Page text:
Long-awaited amendments to the Ministerial Handbook will be finalised soon, Minister in the Presidency Collins Chabane said during a press briefing on Thursday.
They will include some of the austerity measures for ministers announced by Finance Minister Pravin Gordhan in his medium-term budget review on Wednesday.
The process of amending the handbook – which regulates the benefits and perks of public office bearers – has taken more than four years so far. Chabane blamed the delay on the need for extensive consultations.
The document is expected to cap the amount civil servants can spend on cars, among other changes.
"The measures which affect the executive and aspects which fall in the context of the Ministerial Handbook are enforceable," Chabane said.
He stressed the amendments and cutting ministerial perks as announced by Gordhan were two separate processes, but would be aligned to ensure consistency.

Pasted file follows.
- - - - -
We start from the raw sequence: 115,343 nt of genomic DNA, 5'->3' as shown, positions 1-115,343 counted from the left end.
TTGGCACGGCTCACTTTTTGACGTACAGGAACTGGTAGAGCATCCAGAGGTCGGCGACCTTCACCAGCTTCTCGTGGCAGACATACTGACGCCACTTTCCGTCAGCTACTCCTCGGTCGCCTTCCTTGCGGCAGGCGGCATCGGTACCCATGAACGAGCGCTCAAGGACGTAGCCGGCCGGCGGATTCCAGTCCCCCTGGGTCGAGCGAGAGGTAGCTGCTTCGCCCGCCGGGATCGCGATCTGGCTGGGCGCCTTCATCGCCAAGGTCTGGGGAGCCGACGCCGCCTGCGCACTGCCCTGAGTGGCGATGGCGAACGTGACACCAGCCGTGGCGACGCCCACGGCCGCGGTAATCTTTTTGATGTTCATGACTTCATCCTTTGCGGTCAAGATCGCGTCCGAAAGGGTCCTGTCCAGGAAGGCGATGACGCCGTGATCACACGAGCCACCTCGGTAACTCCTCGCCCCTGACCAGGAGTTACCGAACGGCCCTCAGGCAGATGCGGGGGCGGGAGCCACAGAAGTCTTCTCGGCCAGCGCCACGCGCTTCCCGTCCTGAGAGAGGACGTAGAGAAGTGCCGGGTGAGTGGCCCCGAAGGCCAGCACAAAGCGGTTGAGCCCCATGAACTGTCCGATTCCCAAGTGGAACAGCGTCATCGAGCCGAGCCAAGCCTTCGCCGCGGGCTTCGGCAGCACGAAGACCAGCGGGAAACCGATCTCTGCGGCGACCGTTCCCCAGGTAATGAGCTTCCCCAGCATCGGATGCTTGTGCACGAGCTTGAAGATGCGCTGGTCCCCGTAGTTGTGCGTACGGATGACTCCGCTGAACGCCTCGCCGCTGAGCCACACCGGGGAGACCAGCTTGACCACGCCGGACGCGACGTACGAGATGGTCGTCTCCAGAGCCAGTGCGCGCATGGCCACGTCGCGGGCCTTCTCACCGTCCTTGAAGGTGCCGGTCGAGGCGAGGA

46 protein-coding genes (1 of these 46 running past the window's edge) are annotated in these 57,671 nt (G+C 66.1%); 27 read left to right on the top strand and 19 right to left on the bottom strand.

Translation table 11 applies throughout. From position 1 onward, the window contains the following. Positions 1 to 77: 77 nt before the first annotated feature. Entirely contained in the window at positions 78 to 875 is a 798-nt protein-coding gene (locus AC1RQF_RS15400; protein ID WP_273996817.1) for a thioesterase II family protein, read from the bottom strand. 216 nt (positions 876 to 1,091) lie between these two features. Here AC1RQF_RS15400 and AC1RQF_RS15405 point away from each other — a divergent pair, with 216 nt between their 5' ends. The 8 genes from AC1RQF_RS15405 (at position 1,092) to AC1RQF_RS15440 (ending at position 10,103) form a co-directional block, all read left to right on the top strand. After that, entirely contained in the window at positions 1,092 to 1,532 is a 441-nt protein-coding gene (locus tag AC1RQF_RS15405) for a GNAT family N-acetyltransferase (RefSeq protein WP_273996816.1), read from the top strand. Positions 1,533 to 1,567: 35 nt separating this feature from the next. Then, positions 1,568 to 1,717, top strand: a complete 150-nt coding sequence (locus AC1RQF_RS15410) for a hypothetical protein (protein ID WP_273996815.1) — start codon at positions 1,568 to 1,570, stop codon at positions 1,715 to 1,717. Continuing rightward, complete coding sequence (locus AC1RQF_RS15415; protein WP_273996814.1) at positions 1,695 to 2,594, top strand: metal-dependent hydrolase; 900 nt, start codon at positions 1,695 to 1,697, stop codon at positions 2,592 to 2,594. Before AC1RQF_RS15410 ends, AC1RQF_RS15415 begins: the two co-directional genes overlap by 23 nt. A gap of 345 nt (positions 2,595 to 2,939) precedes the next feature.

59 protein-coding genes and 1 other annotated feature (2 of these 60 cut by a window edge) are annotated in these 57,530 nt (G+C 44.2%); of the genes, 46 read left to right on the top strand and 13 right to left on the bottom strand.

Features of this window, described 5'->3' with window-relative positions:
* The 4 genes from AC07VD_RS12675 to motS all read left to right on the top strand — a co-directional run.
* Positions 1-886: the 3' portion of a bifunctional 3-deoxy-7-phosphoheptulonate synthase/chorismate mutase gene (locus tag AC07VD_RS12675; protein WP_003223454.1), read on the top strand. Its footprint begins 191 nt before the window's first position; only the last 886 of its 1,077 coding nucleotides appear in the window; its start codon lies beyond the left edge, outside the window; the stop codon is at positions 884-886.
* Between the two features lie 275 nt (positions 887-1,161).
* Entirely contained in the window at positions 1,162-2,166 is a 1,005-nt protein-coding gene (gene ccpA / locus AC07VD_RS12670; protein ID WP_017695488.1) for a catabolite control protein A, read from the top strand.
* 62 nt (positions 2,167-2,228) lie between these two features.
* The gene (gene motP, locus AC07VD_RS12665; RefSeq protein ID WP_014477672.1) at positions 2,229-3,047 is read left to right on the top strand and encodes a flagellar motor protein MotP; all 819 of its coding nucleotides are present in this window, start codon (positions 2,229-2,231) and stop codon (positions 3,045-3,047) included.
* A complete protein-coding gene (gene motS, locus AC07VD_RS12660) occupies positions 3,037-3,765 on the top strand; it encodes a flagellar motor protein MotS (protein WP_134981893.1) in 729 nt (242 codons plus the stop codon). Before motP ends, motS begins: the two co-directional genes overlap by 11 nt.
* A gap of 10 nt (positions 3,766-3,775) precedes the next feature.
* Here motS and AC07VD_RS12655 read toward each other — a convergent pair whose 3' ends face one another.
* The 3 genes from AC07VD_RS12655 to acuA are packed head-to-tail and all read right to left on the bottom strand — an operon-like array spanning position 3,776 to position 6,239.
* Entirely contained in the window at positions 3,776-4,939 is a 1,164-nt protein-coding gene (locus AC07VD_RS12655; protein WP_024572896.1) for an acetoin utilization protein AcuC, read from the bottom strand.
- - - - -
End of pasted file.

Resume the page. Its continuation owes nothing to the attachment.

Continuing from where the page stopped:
The handbook and the measures announced by Gordhan – which include no more travelling first class, cuts on government credit cards, staying in luxury hotels and spending on food and alcohol – would apply to ministers, premiers and mayors.
"I think the minister is quite clear that the measures we are taking are going to be binding throughout the state machinery – including both the provincial and local government," said Chabane.
He said the cost-cutting measures were welcomed by the entire Cabinet, which believed it would help reduce unnecessary spending on luxuries.
"These measures will go a long way in reducing any wastage in government spending," Chabane said.
"Cabinet calls on all national and provincial departments, municipalities, public entities and constitutional institutions to implement these measures."
On Wednesday, Gordhan announced that government intended to slash perks for all officials, from ministers to mayors, to save more than R2-billion. The new rules will apply from December 1 to all spheres of government. – Sapa